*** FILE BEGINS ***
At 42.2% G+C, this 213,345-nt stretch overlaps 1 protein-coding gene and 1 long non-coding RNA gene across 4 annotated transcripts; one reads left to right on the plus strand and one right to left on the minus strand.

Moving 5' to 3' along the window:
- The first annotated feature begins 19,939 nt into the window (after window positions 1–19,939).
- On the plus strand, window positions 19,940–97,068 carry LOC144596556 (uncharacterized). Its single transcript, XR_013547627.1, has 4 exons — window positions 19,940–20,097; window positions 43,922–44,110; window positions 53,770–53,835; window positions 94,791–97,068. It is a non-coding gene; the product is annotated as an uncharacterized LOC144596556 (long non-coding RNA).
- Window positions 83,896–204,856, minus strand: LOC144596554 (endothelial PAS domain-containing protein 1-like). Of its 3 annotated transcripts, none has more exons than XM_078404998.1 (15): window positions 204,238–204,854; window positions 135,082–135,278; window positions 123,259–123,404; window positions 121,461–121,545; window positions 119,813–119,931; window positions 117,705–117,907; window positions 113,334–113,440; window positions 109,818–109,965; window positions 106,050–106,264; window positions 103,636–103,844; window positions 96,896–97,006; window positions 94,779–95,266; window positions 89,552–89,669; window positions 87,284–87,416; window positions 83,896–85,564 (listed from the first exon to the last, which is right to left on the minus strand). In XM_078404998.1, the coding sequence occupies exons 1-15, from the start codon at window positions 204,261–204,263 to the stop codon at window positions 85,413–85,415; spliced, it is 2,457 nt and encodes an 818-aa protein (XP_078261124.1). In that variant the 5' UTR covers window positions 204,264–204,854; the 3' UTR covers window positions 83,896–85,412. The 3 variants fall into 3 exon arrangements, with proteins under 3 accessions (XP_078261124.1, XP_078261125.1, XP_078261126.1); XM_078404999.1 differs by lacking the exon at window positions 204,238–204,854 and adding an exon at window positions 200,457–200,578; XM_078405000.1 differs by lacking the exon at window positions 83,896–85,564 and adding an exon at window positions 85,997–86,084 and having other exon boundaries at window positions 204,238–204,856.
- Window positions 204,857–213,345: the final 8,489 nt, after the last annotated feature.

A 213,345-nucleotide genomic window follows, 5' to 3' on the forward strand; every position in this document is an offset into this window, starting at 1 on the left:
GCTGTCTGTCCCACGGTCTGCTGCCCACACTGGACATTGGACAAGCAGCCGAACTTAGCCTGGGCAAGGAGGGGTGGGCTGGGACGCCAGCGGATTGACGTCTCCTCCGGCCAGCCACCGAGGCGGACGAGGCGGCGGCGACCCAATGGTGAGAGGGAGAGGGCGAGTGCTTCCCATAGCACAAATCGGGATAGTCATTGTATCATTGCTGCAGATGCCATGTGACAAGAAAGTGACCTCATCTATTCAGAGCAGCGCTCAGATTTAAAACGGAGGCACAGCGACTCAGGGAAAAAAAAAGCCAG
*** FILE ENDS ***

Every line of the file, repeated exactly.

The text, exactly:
At 42.2% G+C, this 213,345-nt stretch overlaps 1 protein-coding gene and 1 long non-coding RNA gene across 4 annotated transcripts; one reads left to right on the plus strand and one right to left on the minus strand.

Moving 5' to 3' along the window:
- The first annotated feature begins 19,939 nt into the window (after window positions 1–19,939).
- On the plus strand, window positions 19,940–97,068 carry LOC144596556 (uncharacterized). Its single transcript, XR_013547627.1, has 4 exons — window positions 19,940–20,097; window positions 43,922–44,110; window positions 53,770–53,835; window positions 94,791–97,068. It is a non-coding gene; the product is annotated as an uncharacterized LOC144596556 (long non-coding RNA).
- Window positions 83,896–204,856, minus strand: LOC144596554 (endothelial PAS domain-containing protein 1-like). Of its 3 annotated transcripts, none has more exons than XM_078404998.1 (15): window positions 204,238–204,854; window positions 135,082–135,278; window positions 123,259–123,404; window positions 121,461–121,545; window positions 119,813–119,931; window positions 117,705–117,907; window positions 113,334–113,440; window positions 109,818–109,965; window positions 106,050–106,264; window positions 103,636–103,844; window positions 96,896–97,006; window positions 94,779–95,266; window positions 89,552–89,669; window positions 87,284–87,416; window positions 83,896–85,564 (listed from the first exon to the last, which is right to left on the minus strand). In XM_078404998.1, the coding sequence occupies exons 1-15, from the start codon at window positions 204,261–204,263 to the stop codon at window positions 85,413–85,415; spliced, it is 2,457 nt and encodes an 818-aa protein (XP_078261124.1). In that variant the 5' UTR covers window positions 204,264–204,854; the 3' UTR covers window positions 83,896–85,412. The 3 variants fall into 3 exon arrangements, with proteins under 3 accessions (XP_078261124.1, XP_078261125.1, XP_078261126.1); XM_078404999.1 differs by lacking the exon at window positions 204,238–204,854 and adding an exon at window positions 200,457–200,578; XM_078405000.1 differs by lacking the exon at window positions 83,896–85,564 and adding an exon at window positions 85,997–86,084 and having other exon boundaries at window positions 204,238–204,856.
- Window positions 204,857–213,345: the final 8,489 nt, after the last annotated feature.

A 213,345-nucleotide genomic window follows, 5' to 3' on the forward strand; every position in this document is an offset into this window, starting at 1 on the left:
GCTGTCTGTCCCACGGTCTGCTGCCCACACTGGACATTGGACAAGCAGCCGAACTTAGCCTGGGCAAGGAGGGGTGGGCTGGGACGCCAGCGGATTGACGTCTCCTCCGGCCAGCCACCGAGGCGGACGAGGCGGCGGCGACCCAATGGTGAGAGGGAGAGGGCGAGTGCTTCCCATAGCACAAATCGGGATAGTCATTGTATCATTGCTGCAGATGCCATGTGACAAGAAAGTGACCTCATCTATTCAGAGCAGCGCTCAGATTTAAAACGGAGGCACAGCGACTCAGGGAAAAAAAAAGCCAG